Number-crunching : taming unruly computational problems from mathematical physics to science fiction

Paul J. Nahin

How do technicians repair broken communications cables at the bottom of the ocean without actually seeing them? What's the likelihood of plucking a needle out of a haystack the size of the Earth? And is it possible to use computers to create a universal library of everything ever written or every photo ever taken? These are just some of the intriguing questions that best-selling popular math writer Paul Nahin tackles in "Number-Crunching". Through brilliant math ideas and entertaining stories, Nahin demonstrates how odd and unusual math problems can be solved by bringing together basic physics ideas and today's powerful computers. Some of the outcomes discussed are so counterintuitive they will leave readers astonished. Nahin looks at how the art of number-crunching has changed since the advent of computers, and how high-speed technology helps to solve fascinating conundrums such as the three-body, Monte Carlo, leapfrog, and gambler's ruin problems. Along the way, Nahin traverses topics that include algebra, trigonometry, geometry, calculus, number theory, differential equations, Fourier series, electronics, and computers in science fiction. He gives historical background for the problems presented, offers many examples and numerous challenges, supplies MATLAB codes for all the theories discussed, and includes detailed and complete solutions. Exploring the intimate relationship between mathematics, physics, and the tremendous power of modern computers, "Number-Crunching" will appeal to anyone interested in understanding how these three important fields join forces to solve today's thorniest puzzles.

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  • Introduction x Chapter 1: FEYNMAN MEETS FERMAT 1 1.1 The Physicist as Mathematician 1 1.2 Fermat's Last Theorem 2 1.3 "Proof" by Probability 3 1.4 Feynman's Double Integral 6 1.5 Things to come 10 1.6 Challenge Problems 11 1.7 Notes and References 13 Chapter 2: Just for Fun: Two Quick Number-Crunching Problems 16 2.1 Number-Crunching in the Past 16 2.2 A Modern Number-Cruncher 20 2.3 Challenge Problem 25 2.4 Notes and References 25 Chapter 3: Computers and Mathematical Physics 27 3.1 When Theory Isn't Available 27 3.2 The Monte Carlo Technique 28 3.3 The Hot Plate Problem 34 3.4 Solving the Hot Plate Problem with Analysis 38 3.5 Solving the Hot Plate Problem by Iteration 44 3.6 Solving the Hot Plate Problem with the Monte Carlo Technique 50 3.7 ENIAC and MANIAC-I: the Electronic Computer Arrives 55 3.8 The Fermi-Pasta-Ulam Computer Experiment 58 3.9 Challenge Problems 73 3.10 Notes and References 74 Chapter 4: The Astonishing Problem of the Hanging Masses 82 4.1 Springs and Harmonic Motion 82 4.2 A Curious Oscillator 87 4.3 Phase-Plane Portraits 96 4.4 Another (Even More?) Curious Oscillator 99 4.5 Hanging Masses 104 4.6 Two Hanging Masses and the Laplace Transform 108 4.7 Hanging Masses and MATLAB 113 4.8 Challenge Problems 124 4.9 Notes and References 124 Chapter 5: The Three-Body Problem and Computers 131 5.1 Newton's Theory of Gravity 131 5.2 Newton's Two-Body Solution 139 5.3 Euler's Restricted Three-Body Problem 147 5.4 Binary Stars 155 5.5 Euler's Problem in Rotating Coordinates 166 5.6 Poincare and the King Oscar II Competition 177 5.7 Computers and the Pythagorean Three-Body Problem 184 5.8 Two Very Weird Three-Body Orbits 195 5.9 Challenge Problems 205 5.10 Notes and References 207 Chapter 6: Electrical Circuit Analysis and Computers 218 6.1 Electronics Captures a Teenage Mind 218 6.2 My First Project 220 6.3 "Building" Circuits on a Computer 230 6.4 Frequency Response by Computer Analysis 234 6.5 Differential Amplifiers and Electronic Circuit Magic 249 6.6 More Circuit Magic: The Inductor Problem 260 6.7 Closing the Loop: Sinusoidal and Relaxation Oscillators by Computer 272 6.8 Challenge Problems 278 6.9 Notes and References 281 Chapter 7: The Leapfrog Problem 288 7.1 The Origin of the Leapfrog Problem 288 7.2 Simulating the Leapfrog Problem 290 7.3 Challenge Problems 296 7.4 Notes and References 296 Chapter 8: Science Fiction: When Computers Become Like Us 297 8.1 The Literature of the Imagination 297 8.2 Science Fiction "Spoofs" 300 8.3 What If Newton Had Owned a Calculator? 305 8.4 A Final Tale: the Artificially Intelligent Computer 314 8.5 Notes and References 324 Chapter 9: A Cautionary Epilogue 328 9.1 The Limits of Computation 328 9.2 The Halting Problem 330 9.3 Notes and References 333 Appendix (FPU Computer Experiment MATLAB Code) 335 Solutions to the Challenge Problems 337 Acknowledgments 371 Index 373 Also by Paul J. Nahin 377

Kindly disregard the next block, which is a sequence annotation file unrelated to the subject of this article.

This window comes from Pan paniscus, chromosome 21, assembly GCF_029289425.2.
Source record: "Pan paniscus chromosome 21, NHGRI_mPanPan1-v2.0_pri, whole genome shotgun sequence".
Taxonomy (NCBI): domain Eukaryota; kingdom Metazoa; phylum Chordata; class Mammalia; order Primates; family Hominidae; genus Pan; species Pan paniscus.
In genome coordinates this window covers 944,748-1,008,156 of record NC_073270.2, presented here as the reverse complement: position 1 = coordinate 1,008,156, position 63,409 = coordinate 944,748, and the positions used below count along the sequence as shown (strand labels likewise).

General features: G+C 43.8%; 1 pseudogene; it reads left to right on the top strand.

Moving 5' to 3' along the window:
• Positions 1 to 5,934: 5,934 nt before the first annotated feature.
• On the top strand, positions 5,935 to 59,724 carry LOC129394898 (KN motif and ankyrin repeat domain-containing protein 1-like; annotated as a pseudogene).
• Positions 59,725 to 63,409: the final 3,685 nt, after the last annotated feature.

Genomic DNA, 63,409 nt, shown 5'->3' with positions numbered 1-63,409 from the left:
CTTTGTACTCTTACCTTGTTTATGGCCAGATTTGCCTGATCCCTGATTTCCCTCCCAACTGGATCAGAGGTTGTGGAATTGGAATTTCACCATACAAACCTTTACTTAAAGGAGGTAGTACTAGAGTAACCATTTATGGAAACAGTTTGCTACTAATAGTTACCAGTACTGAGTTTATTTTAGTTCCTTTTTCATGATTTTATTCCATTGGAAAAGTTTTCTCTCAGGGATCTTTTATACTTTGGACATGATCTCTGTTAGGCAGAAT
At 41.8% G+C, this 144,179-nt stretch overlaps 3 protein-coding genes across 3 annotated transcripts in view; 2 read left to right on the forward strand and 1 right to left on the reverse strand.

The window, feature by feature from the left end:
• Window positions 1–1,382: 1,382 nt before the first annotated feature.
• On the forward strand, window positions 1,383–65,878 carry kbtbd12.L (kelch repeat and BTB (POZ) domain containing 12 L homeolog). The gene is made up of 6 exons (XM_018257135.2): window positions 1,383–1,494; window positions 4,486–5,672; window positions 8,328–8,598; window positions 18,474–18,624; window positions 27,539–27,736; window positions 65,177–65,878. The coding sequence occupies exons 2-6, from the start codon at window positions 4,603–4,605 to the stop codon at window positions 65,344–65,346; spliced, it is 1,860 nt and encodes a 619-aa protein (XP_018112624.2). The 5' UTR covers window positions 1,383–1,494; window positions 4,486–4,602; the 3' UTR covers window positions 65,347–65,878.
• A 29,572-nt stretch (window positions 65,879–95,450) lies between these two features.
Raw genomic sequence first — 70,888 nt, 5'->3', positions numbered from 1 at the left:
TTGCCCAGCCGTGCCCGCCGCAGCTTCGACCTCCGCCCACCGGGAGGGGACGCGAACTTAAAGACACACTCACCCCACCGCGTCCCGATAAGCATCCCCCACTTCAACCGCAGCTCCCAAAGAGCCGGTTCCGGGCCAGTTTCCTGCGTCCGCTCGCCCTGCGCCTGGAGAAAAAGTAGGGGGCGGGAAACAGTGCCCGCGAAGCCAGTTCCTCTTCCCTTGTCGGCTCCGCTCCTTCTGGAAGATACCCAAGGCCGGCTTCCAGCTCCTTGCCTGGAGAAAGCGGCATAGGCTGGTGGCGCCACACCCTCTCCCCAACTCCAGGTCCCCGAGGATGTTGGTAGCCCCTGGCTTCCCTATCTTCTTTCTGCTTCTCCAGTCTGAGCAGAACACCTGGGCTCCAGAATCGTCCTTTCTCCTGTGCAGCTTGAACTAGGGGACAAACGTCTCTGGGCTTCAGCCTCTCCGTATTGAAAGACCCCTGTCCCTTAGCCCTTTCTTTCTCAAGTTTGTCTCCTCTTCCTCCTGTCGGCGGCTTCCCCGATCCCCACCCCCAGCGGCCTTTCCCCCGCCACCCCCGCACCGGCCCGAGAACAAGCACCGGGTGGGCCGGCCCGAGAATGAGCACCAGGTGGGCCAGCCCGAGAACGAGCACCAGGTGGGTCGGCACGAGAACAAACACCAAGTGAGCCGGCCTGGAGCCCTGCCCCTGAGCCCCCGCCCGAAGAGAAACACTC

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書名 Number-crunching : taming unruly computational problems from mathematical physics to science fiction
著作者等 Nahin, Paul J.
出版元 Princeton University Press
刊行年月 c2011
ページ数 xxvi, 376 p.
大きさ 24 cm
ISBN 9780691144252
NCID BB06918339
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言語 英語
出版国 アメリカ合衆国